Blog — Wednesday , 30 October, 2019

Blog — Wednesday , 30 October, 2019

Tues. Oct. 22

With the deck planking done, we have the entire deck as a workspace. Nico is working on the bowsprit chock, and can now put in temporary place to make sure it fits. It is a sizable piece of wood and is all original.

 

Further back, Richard is drilling and setting out deck fittings in the coverboard.

 

Wed., Oct. 23

Tatsumi and Kawashima are working on the wall partitions for the interior. The wood is poplar, not often used in Japan. Paul says he chose this because it works well for painted surfaces, and because Camper and Nicholsons, who built the boat in 1927, used it in the original.

 

Thurs. Oct. 24

Richard, the engineer, is in his element in the engine room, and he can get possessive over his responsibilities (“This is my room,” he jokes.) It’s partly true: there is more engineering than woodwork since everything—metal tables for the generators, the engine, pumps, etc.—all have to be set up correctly for the engine to be easy to use and maintain in a limited space.

 

Wed. Oct .30

Richard the carpenter’s next step on board is to cut the top of the wooden stanchions down to the correct height (above) while another Japanese team member sands the coverboard, preparing for the first coat of varnish (below).

 

Wada has taken a central role in the varnishing of the masts, which have become much darker in tone after many coats. It is a repetitive job that requires a lot of concentration.

Restoration by RIVIERA GROUP

Restoration photos by Yoichi Yabe & RIVIERA GROUP

Text and photographs copyright © 2019
RIVIERA CO., LTD. All rights reserved.
Email : pr@riviera.co.jp

Blog — Monday , 21 October, 2019

Blog — Monday , 21 October, 2019

Sun.Oct. 13

Typhoon Hagibis made landfall last night just west of us on the Izu Peninsula. It ended up being one of the largest typhoons ever recorded, with over 200,000 people ordered to evacuate, and the matches for the World Rugby Cup cancelled. It was fairly violent at our location, so we ended up being extremely lucky. Parts of the main tent blew down, and the deck has been saturated with water despite being covered with plastic sheeting. This is a major concern, as we’re in the middle of gluing the planks down. We’ll have to thoroughly dry and clean the deck before finishing the gluing.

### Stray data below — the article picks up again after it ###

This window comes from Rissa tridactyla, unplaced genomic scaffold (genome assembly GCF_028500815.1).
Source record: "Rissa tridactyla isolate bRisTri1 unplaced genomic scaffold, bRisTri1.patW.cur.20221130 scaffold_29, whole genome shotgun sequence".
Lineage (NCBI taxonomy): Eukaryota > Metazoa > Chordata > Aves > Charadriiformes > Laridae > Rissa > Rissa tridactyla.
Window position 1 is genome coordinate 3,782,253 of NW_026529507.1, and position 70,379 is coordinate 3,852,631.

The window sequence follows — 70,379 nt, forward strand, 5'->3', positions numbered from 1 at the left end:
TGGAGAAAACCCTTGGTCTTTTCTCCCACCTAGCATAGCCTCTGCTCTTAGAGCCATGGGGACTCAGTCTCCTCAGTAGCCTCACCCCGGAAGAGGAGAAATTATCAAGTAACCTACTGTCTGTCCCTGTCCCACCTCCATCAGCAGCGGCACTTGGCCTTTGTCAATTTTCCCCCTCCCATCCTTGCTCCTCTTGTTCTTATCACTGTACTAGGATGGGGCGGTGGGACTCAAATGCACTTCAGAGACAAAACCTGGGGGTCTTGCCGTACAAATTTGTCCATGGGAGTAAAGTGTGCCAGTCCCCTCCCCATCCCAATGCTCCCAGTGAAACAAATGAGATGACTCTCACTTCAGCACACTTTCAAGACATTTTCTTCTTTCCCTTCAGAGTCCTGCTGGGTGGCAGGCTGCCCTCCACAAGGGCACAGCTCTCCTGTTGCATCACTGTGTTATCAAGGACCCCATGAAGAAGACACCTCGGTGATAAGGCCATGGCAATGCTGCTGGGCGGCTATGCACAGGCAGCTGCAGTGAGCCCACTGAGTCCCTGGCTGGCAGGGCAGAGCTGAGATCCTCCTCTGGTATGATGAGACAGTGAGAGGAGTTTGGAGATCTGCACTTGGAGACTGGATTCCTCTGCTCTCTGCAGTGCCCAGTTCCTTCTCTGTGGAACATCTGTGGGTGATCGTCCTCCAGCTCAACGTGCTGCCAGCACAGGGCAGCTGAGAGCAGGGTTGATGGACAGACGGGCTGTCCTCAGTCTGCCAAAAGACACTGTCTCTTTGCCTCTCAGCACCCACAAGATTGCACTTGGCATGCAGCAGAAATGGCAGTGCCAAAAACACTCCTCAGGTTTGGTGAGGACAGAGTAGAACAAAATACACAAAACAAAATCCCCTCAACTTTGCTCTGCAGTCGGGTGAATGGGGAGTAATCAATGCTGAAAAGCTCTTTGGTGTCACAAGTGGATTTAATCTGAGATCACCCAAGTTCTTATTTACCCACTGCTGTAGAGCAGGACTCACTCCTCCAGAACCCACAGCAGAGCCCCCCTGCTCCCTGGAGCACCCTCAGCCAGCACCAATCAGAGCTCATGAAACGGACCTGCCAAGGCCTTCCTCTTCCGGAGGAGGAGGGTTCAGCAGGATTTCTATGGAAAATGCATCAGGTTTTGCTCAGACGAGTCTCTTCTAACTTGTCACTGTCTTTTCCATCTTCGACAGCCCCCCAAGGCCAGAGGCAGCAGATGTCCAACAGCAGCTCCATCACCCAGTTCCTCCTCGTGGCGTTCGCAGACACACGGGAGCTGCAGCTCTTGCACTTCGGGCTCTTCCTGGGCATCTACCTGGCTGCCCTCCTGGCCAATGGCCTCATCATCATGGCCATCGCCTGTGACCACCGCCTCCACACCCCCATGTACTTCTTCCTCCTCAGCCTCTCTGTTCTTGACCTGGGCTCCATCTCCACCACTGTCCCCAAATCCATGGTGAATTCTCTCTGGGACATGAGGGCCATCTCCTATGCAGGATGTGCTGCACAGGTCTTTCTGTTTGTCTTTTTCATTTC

Part of the adjacent tent where we’re doing the joinery collapsed under the weight of the water that had collected on top, but fortunately, there is no serious damage to the timber that is inside. There were a few scars and dents from wind damage, but the timber is old—with plenty of scars from its nearly 100 years of use, and there’s nothing that will be noticed.

 

Mon. Oct. 14

By 10:00am the next day, everything had been restored to pre-typhoon condition, and work is being renewed in all areas of the project.

The crew from Centerline Marine is back laying the deck. Some of them have started caulking while others are still focused on the planking. They are using a liquid rubber compound in the seams to form a rubber seal between the planks.

 

Tues. Oct. 15

Work is continuing on the interior. Here the original bulkhead framing is being installed in the aft end of the main saloon.

 

Fri. Oct. 18